Improvisation- Meisner notes.docx


Department
Centre for Drama, Theatre and Performance Studies
Course Code
DRM411H1
Professor
David Roberts

Page:
of 3
Improvisation- Meisner article:
***This article is actually a journal of various days of improv classes taught by Meisner and his interaction
with the students
o The article opens with a piece about day-dreaming by Freud which states:
Unsatisfied wished are the driving power behind fantasies; every separate fantasy contains
the fulfillment of a wish and improves on unsatisfactory reality
February 6th:
o “You see a suit you like very much but can’t afford, and you buy it anyway- what kind of person are
you?”
o Impulsive, or foolhardy. That would be the essence of one internal component of the character”
o “there are two components of the character [a woman who wishes to destroy men because of her
hatred, she also wants to be beautiful to entice them]: the inner component, which determines the
kind of person she is, a destroyer of men, which is dictated by Striandberg [a character] and which
the actress intuitively extracts from the written text; and an outer component, the external portrait
epitomizing her wish to be beautiful
o A student asks about accents, are they inner or outer components?
A man from France recently arriving to America, would have a distinct accent, but a man
who has lived here for years, a trace. But neither circumstance would mitigate the fact that at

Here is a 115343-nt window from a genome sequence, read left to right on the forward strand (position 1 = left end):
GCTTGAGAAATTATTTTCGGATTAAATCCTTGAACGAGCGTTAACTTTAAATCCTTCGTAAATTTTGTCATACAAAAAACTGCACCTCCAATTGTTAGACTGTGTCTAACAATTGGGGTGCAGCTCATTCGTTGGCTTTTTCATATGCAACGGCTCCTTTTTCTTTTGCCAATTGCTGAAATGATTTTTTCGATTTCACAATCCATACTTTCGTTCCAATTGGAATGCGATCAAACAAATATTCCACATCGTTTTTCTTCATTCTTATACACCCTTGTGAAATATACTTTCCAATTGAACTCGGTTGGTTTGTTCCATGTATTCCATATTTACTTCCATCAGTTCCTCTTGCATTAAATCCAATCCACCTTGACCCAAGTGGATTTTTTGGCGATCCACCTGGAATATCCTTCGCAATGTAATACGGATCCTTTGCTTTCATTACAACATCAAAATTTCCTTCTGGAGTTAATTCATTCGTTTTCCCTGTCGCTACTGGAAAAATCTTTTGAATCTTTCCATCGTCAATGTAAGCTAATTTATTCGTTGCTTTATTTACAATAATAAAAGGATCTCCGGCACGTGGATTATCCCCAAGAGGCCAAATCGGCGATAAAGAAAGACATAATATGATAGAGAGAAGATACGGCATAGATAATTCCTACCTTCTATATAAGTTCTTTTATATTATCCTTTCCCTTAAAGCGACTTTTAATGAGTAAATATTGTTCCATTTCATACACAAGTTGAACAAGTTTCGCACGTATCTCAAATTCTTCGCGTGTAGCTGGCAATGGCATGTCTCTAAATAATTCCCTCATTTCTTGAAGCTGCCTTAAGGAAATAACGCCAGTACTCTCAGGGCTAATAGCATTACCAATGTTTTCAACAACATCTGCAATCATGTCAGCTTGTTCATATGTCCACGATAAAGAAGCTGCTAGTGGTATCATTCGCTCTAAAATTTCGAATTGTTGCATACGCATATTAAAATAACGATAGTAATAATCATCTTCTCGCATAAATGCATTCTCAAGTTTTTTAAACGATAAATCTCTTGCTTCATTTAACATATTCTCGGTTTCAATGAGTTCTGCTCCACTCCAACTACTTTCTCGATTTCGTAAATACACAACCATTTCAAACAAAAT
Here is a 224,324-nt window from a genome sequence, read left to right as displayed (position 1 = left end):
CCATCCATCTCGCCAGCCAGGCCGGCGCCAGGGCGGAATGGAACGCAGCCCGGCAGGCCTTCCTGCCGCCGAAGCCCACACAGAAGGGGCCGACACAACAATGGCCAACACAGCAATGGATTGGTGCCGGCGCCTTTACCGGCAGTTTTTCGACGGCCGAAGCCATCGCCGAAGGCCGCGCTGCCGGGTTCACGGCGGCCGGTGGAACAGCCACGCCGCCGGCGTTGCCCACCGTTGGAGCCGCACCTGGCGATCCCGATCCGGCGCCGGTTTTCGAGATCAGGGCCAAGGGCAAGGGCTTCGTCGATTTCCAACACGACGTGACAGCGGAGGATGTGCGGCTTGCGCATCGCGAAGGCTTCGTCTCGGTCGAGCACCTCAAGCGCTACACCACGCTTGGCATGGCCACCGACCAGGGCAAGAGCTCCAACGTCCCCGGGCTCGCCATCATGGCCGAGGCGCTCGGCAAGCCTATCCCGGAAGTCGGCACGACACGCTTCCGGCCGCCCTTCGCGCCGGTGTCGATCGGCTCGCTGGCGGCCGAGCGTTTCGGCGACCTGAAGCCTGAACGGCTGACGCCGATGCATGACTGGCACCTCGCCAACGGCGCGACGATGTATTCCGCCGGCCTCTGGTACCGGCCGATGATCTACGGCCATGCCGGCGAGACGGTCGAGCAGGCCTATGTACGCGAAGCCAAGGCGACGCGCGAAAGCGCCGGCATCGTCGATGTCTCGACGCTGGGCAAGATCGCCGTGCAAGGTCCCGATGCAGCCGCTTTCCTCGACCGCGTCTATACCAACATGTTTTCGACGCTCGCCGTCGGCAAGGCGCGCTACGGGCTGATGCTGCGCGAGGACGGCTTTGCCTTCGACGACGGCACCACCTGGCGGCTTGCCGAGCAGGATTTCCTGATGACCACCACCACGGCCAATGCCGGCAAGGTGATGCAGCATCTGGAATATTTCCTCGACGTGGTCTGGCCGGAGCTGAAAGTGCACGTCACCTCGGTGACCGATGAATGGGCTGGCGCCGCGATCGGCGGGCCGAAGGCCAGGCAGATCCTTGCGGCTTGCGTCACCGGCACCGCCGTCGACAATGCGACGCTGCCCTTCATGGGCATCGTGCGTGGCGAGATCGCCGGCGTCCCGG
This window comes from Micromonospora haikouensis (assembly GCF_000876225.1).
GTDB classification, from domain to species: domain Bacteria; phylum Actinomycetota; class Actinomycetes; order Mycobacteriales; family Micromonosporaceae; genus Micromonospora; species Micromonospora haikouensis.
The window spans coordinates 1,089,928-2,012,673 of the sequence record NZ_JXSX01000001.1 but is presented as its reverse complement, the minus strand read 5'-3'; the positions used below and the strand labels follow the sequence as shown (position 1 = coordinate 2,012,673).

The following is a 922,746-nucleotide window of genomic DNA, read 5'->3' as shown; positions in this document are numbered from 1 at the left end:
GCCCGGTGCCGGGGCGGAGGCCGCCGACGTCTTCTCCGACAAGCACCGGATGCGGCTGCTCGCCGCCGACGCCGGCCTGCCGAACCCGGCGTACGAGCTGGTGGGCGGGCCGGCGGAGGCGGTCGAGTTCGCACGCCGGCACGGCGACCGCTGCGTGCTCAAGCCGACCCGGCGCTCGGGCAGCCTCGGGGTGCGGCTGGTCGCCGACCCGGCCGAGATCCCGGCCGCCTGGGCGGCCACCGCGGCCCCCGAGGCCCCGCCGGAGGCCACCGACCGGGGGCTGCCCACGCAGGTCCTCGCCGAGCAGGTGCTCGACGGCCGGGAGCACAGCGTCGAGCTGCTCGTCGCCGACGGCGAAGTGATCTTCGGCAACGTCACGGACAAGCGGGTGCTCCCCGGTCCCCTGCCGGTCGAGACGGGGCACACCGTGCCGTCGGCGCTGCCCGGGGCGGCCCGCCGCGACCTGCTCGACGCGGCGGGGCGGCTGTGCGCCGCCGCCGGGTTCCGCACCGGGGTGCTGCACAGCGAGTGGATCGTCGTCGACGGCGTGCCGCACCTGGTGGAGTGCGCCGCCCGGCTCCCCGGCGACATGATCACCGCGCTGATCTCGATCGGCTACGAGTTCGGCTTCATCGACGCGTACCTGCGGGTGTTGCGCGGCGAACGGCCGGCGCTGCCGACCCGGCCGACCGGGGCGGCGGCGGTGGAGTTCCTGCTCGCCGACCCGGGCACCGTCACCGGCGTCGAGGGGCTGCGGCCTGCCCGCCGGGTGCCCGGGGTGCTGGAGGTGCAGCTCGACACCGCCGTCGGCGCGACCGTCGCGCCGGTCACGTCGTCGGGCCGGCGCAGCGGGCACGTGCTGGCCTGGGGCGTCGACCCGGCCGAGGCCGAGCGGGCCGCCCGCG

heart he is French- at your [the students] early work, you must rely on your instinctive
reaction to the playwright’s text”
o You ask friends to go for a drink: one says “Yeah I do!!”, the other, “yes”[ pause pause] “I do”.
“Their words are the same but are they the same? Or do they have two different characters?”
“One is impulsive, the other cautious”
o “You have just come from a situation of your own intervention out of which you must get a
preparation. Preparation is self-stimulation. Your nature, your instinct, dictates the preparation you
want”
“If you just got a part in a show, your preparation could be divinely happy or mystified you
got the part”
o When creating a make-believe situation (to act) you must try to make it real so it can move you
emotionally
o Is it better to come in with a feeling or purpose? You could know the preparation or “ride it”
o [Students do a mini play] “How could it have been more interesting?”
“You could have learned speech with a particular accent out loud or done it with a particular